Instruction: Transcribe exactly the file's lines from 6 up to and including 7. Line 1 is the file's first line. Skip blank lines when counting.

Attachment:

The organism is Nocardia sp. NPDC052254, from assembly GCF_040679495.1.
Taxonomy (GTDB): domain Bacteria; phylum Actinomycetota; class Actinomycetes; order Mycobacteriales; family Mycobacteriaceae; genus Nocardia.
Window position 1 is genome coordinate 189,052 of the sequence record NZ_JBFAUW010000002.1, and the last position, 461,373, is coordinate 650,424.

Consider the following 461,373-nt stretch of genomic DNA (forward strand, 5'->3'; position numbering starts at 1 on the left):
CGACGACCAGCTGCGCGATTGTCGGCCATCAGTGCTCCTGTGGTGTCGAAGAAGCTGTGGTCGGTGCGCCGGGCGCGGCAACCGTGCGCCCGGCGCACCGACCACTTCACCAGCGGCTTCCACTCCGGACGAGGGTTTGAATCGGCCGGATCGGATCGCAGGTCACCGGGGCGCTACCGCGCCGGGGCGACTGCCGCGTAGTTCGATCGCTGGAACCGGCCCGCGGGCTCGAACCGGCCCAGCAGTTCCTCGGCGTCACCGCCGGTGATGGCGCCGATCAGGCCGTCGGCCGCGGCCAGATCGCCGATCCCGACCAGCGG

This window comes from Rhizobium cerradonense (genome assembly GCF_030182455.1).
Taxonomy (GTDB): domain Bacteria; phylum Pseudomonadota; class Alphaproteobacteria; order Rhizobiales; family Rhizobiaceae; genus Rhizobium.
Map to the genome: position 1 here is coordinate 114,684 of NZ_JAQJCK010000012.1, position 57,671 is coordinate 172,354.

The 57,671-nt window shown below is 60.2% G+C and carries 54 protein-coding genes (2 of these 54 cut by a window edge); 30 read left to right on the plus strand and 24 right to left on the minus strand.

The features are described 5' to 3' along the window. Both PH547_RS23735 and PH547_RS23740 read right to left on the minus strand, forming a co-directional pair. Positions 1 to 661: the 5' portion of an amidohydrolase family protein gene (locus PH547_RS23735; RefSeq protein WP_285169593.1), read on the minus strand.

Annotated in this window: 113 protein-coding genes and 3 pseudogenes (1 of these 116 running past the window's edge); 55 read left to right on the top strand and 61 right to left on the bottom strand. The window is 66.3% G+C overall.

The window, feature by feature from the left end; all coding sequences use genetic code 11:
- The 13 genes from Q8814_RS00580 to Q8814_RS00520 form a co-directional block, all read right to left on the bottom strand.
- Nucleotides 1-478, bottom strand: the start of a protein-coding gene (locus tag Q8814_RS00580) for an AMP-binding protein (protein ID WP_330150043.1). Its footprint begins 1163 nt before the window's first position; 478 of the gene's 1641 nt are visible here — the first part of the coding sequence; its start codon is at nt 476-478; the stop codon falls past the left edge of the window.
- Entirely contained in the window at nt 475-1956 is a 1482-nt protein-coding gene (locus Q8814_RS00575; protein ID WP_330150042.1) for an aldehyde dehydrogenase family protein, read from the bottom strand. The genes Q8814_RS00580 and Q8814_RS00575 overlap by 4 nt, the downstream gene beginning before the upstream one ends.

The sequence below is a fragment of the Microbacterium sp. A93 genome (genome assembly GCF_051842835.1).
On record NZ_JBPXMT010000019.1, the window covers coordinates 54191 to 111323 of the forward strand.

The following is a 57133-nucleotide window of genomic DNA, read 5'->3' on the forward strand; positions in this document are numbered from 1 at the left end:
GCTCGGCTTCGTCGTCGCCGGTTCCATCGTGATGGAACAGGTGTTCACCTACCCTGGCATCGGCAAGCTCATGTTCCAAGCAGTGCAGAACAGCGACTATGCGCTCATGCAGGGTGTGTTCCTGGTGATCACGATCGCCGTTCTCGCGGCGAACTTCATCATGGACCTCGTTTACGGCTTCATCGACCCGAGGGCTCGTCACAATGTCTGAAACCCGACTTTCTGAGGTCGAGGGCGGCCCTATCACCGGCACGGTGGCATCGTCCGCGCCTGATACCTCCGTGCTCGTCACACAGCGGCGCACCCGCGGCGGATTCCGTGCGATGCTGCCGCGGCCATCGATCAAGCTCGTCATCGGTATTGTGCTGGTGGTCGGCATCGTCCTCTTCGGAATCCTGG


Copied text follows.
This window comes from Rhizobium cerradonense (genome assembly GCF_030182455.1).
Taxonomy (GTDB): domain Bacteria; phylum Pseudomonadota; class Alphaproteobacteria; order Rhizobiales; family Rhizobiaceae; genus Rhizobium.